Tuesday, August 28, 2007

Winehouse Off the Record: New Line Up for Virgin Fest

I've been sitting on the edge of the fence, deciding whether I wanna pay my $80, for day one of Virgin Festival on Toronto Island September 8th. I would've gone for Amy Winehouse and Bjork but now the bitchy crooner has dropped out and I don't feel like paying the bucks to see cute little Bjork perform for only an hour or two. I've seen her on the Island before and it was okay. The view sucked for everyone unless you were on a picnic table or right at the front since the grounds have no naturally built-in gradient.

My fav show/concert ever was Bjork at the Hummingbird Centre, each song built up methodically over 15 minutes, layering effects by computer technicians Matmos, a choir from Greenland, a harp and Bjork herself emerging on stage as if in a fairy tale. Virgin festival, with its wham bam attitude, won't come close to comparing.

Winehouse was really the clincher for me, having missed her appearance at The Mod Club earlier this year, but she's cancelled all her September shows and is out of the line up for Branson's big music festival. Must have something to do with all the gory details emerging from a bloody fight with her beau. Hope those two sort out their drug problems before Winehouse's father-in-law convinces everyone to boycott her and business plummets. Despite her drug issues and bitchy demeanour I would've dropped the cash in a sec to see her. Now I'm dropping my plans to go to V-fest instead.

Monday, August 27, 2007

Toronto's Total Lunar Eclipse

blister in the sun
Originally uploaded by 416style
Photographers and astrologers in Toronto take note, if you're able to get up at 4:51am tomorrow morning you're in for a treat. Get outdoors and you'll catch a total lunar eclipse as the earth's shadow slowly passes in front of the moon. It'll deliver celestial fans in North and South America a spectacular view of a copper red glowing globe in the sky. The planetary process will take an hour and a half to move through its heavenly course. Worth setting your alarm clock for I'm sure.

Find out about more about the eclipse from 680news.com.

Wednesday, August 15, 2007

Who Doesn't Love a Little S'Mac?

I've been eating mac and cheese since I was a key kid and, as Gridskipper's Chris Mohney puts it best, I expect to be gumming it down well into my dotage. The best place for the chewy cheese in Toronto is, hands down, Freshwood Grill on Roncesvalles. Made with four cheeses, fun spiral pasta and a bit of tomato and basil, I guarantee you'll come crawling back for it on your carb-carving days. At $10 bucks a pop this ain't kid's play though.

Scanning through Gawker today I came across a link to Mr. Mohney's piece on the Best Mac and cheese in the big Cheese - NYC. I was thrilled to learn about S'Mac in Manhattans' East Village. The people who created this divine orange eatery (pictured above) must truly have macaroni madness. I used to make fun of a co-worker who'd spend his long weekend's visiting the last few St.Hubert's in Ontario, but now I'm geeking out at the thought of taking a trip for a little NYC S'Mac.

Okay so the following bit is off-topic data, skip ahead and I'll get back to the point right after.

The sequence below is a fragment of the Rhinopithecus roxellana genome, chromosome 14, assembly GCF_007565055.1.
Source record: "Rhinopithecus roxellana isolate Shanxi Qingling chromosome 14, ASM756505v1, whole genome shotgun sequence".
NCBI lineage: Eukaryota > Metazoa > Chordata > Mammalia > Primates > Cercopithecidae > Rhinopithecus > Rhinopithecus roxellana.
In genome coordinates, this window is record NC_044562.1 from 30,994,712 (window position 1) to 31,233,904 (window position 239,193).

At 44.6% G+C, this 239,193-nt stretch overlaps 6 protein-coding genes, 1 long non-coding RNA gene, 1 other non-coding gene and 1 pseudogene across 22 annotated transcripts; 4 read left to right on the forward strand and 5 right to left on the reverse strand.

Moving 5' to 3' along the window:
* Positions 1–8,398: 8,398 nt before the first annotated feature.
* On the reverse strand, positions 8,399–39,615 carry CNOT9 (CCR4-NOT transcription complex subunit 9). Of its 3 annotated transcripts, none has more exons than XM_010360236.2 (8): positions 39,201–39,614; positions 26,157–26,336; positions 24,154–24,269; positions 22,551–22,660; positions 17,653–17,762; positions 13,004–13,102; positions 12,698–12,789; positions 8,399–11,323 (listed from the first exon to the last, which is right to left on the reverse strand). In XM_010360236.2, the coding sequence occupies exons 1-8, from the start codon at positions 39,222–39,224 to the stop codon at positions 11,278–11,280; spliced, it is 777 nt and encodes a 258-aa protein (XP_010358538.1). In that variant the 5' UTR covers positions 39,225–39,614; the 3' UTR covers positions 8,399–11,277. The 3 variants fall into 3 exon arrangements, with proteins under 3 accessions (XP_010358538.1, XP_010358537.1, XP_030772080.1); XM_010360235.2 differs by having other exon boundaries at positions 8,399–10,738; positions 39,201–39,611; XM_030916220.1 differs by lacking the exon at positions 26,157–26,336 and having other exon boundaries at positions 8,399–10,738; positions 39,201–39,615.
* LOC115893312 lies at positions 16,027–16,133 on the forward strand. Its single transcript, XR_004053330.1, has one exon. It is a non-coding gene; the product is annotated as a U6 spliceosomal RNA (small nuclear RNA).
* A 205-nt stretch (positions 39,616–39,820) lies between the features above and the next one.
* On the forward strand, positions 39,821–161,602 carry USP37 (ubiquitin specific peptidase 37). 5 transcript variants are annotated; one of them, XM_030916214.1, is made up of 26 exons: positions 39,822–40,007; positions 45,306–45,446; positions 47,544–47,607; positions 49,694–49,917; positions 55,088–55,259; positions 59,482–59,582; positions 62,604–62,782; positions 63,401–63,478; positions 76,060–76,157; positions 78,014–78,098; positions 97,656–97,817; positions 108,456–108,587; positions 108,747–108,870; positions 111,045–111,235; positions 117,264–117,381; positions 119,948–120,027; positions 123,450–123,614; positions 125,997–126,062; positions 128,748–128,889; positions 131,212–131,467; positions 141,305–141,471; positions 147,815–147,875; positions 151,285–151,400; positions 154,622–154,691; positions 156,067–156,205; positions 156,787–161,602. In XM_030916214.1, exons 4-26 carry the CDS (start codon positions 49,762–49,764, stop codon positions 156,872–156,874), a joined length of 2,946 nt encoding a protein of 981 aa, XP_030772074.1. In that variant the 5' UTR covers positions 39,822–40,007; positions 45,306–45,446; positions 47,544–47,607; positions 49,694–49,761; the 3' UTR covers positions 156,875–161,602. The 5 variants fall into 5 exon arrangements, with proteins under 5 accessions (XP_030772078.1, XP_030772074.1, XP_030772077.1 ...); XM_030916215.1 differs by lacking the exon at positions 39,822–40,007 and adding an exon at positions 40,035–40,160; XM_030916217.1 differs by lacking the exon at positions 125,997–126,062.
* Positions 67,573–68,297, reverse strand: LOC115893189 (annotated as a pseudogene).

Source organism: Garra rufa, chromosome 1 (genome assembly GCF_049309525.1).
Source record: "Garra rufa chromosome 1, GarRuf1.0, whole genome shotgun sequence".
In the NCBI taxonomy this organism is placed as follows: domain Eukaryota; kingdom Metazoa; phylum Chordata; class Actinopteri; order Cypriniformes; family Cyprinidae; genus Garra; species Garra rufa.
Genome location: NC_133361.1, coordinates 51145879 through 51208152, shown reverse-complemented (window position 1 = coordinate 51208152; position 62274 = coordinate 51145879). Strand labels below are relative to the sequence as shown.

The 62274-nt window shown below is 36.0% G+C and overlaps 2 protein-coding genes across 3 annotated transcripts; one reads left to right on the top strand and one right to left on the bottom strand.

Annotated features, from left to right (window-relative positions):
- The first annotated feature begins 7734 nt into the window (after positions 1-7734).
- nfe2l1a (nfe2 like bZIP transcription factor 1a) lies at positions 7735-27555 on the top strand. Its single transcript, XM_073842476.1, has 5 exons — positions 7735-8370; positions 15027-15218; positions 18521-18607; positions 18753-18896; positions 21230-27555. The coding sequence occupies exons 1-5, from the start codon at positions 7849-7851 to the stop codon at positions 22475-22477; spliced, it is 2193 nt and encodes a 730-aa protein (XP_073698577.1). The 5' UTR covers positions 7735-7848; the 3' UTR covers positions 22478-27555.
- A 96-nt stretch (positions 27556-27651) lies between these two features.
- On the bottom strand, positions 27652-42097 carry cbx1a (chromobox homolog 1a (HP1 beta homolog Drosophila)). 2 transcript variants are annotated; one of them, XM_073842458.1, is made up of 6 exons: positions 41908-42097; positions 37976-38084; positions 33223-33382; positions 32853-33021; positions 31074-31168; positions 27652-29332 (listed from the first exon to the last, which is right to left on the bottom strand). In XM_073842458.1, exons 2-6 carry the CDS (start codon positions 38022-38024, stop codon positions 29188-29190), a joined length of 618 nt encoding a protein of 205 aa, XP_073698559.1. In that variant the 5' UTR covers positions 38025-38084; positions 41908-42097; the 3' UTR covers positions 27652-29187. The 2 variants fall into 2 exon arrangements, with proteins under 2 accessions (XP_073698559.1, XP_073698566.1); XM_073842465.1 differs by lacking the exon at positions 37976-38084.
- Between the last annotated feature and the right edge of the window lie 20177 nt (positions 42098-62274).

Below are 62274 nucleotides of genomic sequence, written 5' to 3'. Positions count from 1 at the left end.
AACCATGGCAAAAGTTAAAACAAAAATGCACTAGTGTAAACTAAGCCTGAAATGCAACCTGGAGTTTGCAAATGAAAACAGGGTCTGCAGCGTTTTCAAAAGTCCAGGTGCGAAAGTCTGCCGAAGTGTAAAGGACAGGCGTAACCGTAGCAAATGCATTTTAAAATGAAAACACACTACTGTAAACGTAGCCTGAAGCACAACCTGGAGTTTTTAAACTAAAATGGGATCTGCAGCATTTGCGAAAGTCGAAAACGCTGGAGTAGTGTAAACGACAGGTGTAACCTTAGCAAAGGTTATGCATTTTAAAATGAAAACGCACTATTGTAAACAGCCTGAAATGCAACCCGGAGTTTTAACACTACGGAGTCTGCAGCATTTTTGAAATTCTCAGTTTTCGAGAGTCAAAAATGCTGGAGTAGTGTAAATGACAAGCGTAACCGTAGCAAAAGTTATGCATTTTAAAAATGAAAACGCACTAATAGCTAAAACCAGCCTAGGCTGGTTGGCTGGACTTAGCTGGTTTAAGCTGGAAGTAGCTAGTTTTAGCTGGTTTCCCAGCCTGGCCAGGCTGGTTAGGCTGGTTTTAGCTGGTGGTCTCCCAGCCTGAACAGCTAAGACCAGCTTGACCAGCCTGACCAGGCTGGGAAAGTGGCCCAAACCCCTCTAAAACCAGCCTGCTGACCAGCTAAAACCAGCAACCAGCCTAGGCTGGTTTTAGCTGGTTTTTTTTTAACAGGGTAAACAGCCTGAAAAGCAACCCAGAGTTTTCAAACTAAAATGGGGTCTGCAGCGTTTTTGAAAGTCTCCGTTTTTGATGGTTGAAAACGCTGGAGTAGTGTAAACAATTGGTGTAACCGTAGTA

Saturday, August 11, 2007

Walking Into the Floating World

I've been captivated by woodblock prints for sometime and finally made my way to the ROM Friday night to see their exhibit Drama & Desire: Japanese Paintings from the Floating World. This is the last weekend the exceptional collection is on display. While the pieces are predominantly from the early period, before colour technologies blossomed, it is a great starting point to learn about the art and history of Edo.

Before there was Tokyo, there was Edo, a scintillating place for artists, actors and musicians to celebrate life, sex and nature, oooh, and clothing, beautiful clothing. While in Tokyo I'd once seen a portrait, a slice of Edo, of several women floating around in a boat, drinking sake in lavish kimonos, celebrating the arrival of cherry blossoms and the changing seasons while monkeys performed and musicians played. If only I could be transported back in time to enjoy this rich and poetic culture.

This exhibit showed some screens and scrolls with similar scenes, women in colourful garbs fishing, lounging and smoking, with always a bit of nature peaking out of the background reminding you where the people were; beside each piece, a charming tale to help bring the art to life.

I'll admit I was a bit dismayed that the ukiyo-e collection at the ROM, on loan from Boston, was missing some of the great masterpieces I'd expected. There were limited pieces from Hiroshige and Hokusai and only one true landscape piece, Hokusai's Li Bai Admiring A Waterfall. It's his prints that always strike me the most. While he's well-known for The Great Wave, it's his pieces with one solitary individual in the throws of nature that I'm especially drawn to, those that make you reflect on the power within yourself and aware of the delicate balance mankind shares with his surroundings.